Food fraud is not a new trend. In fact, there were laws written nearly 2,000 years ago in Rome against adulterating wine. Nearly 1,000 years later during the Middle Ages, there were laws that made it illegal to adulterate bread, milk, and spices. This historical context provides not only interesting background, but also demonstrates that after thousands of years, food fraud and adulteration can still be difficult to identify, control and eliminate.

To prevent food fraud and adulteration, we first need to understand what it is. Depending on who you ask and what organization they represent, food fraud is defined differently. The Food and Drug Administration (FDA) uses the term Economically Motivated Adulteration, which is food fraud that results in a food safety issue. Dr. John Spink, director and assistant professor, Food Fraud Initiative, Michigan State University, has stated food fraud is a “collective term used to encompass the deliberate and intentional substitution, addition, tampering, or misrepresentation of food, food ingredients, or food packaging; or false or misleading statements made about a product, for economic gain.” Professor Tony Hines, (retired) director of regulatory and crisis management at Leatherhead Food Research defined food fraud as a “dishonest act or omission, relating to the production or supply of food, which is intended for personal gain or to cause loss to another party.” In brief, food fraud is an intentional act to gain an economic advantage and involves misleading the consumer and or adulterating the food in some way.

Impacting all aspects of the food and beverage supply chain, food fraud is estimated to cost the industry between $30-40 billion per year, according to Michigan State University’s Food Fraud Initiative. When their supply chain contains fraudulent ingredients, manufacturers may see quality issues that can be hard to identify, while also suffering the loss of consumer confidence if an item is identified to be fraudulent. This then creates financial loses for the manufacturer and negatively impacts the brand’s public reputation. Consumers are affected by not receiving the quality product they purchased, or more severely, by incurring medical bills and loss of pay due to illness or injury because a food item was fraudulent and created a food safety issue.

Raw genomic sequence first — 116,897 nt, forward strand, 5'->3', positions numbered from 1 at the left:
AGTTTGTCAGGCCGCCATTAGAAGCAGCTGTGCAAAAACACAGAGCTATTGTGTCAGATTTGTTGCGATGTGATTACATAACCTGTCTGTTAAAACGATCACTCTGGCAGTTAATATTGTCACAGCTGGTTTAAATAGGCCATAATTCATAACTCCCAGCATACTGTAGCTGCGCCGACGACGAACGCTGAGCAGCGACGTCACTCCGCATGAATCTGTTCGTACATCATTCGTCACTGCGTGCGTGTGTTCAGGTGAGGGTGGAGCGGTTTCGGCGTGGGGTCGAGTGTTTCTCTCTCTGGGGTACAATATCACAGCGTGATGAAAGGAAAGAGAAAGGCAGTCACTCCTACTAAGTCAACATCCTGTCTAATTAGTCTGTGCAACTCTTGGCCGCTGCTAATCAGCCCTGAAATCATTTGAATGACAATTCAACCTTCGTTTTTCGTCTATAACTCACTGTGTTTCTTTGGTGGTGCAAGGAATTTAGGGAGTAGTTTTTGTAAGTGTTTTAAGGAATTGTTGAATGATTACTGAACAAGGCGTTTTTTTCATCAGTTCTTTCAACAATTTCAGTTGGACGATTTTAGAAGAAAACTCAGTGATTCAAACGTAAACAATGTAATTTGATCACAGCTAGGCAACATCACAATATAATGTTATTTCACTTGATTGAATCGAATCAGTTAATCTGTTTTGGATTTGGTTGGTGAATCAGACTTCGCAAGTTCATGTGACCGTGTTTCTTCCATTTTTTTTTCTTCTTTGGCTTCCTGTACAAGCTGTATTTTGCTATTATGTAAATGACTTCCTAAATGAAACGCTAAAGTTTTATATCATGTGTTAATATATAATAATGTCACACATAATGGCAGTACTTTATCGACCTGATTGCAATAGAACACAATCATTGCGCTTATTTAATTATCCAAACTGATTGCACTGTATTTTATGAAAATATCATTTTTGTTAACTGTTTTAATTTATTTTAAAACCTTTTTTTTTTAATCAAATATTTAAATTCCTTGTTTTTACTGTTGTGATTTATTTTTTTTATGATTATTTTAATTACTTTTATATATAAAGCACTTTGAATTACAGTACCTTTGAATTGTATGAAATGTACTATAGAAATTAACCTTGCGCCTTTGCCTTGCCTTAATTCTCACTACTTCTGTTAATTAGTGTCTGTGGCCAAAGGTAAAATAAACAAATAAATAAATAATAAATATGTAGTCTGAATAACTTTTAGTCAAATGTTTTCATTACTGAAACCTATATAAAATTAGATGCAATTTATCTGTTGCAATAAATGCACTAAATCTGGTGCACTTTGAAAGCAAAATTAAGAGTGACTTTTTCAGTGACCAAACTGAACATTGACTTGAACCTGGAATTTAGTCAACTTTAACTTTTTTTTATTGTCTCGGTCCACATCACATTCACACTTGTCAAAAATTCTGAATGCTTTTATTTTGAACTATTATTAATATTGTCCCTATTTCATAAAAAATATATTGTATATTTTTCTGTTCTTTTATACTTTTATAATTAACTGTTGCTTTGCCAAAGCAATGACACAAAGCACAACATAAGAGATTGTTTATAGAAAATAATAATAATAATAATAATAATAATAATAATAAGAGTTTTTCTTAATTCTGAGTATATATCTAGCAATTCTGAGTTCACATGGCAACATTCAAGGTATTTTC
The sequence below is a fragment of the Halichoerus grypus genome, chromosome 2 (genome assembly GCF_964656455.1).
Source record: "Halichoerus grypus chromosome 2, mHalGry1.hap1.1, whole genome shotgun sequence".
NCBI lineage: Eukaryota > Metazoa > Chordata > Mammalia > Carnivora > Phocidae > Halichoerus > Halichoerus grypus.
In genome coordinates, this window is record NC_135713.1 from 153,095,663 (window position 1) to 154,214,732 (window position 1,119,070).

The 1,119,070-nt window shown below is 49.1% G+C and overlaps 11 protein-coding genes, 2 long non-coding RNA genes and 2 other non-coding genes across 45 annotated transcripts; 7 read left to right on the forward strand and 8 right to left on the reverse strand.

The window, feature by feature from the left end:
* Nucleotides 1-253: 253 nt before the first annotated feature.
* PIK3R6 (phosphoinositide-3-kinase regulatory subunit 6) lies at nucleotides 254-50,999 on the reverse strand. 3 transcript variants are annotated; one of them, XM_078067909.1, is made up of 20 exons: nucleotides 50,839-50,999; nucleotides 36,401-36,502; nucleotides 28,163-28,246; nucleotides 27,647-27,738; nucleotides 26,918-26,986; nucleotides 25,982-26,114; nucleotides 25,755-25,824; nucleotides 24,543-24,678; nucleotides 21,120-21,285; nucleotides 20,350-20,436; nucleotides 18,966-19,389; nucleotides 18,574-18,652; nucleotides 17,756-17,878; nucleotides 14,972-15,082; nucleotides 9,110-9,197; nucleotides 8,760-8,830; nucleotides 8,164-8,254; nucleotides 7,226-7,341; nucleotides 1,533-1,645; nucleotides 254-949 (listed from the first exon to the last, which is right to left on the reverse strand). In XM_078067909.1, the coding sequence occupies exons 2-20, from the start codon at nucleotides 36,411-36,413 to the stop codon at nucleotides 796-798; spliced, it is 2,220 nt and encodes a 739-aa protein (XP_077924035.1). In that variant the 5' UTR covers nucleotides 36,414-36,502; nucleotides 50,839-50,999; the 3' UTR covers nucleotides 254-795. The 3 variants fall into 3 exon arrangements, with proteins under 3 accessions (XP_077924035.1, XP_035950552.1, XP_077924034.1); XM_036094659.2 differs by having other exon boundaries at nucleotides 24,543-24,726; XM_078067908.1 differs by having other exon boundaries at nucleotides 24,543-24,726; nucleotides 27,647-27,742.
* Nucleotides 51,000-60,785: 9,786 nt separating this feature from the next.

There are numerous examples of food fraud that have occurred in recent years. Many will remember in 2007, when the FDA was notified of health issues being identified in dogs and cats after consuming certain pet foods, resulting in melamine being found in those foods. Melamine had been added to give the false impression of higher protein levels in wheat gluten, which enabled the ingredient supplier to change an inflated price for the adulterated product. Two Chinese nationals and their businesses, along with a U.S. company and its president were all indicted for this issue. In 2008, a similar incident occurred with infant formula in China. Melamine was added to dairy to falsely increase its value. This incident affected approximately 300,000 infants, 57,000 of whom were hospitalized, and six of whom perished.

Another example occurred in 2013, when the Food Safety Authority (FSAI) in Ireland tested various frozen ground beef hamburgers. Horse meat was identified in a third of the product tested, while 85 percent of all samples tested contained pork. It was determined that fraudsters were adding less expensive meat to ground beef and selling it as 100 percent beef. This is a great example of fraud that did not necessarily create a health issue, but likely impacted the reputation of the supplier and undermined consumer confidence.

A final example was in 2014, when cumin was identified as having peanut and almond residues in it. It is believed that higher than normal temperatures affected crops and reduced expected yields by 40- 50 percent from the previous year, with rising cumin prices and a potential shortage making fraud more attractive. Even adding a small amount of an adulterant could generate a profit of $350-450 per 10 tons of cumin, adding to the allure for fraudsters. This led to recalls initiated in several countries where cumin was used as an ingredient. In the U.S. alone, 40 manufacturers and around 700 different products were recalled because the adulterated cumin was found in their supply chains and products. This is also a great example of Economically Motivated Adulteration as defined by FDA because peanuts are considered an allergen and pose a food safety risk.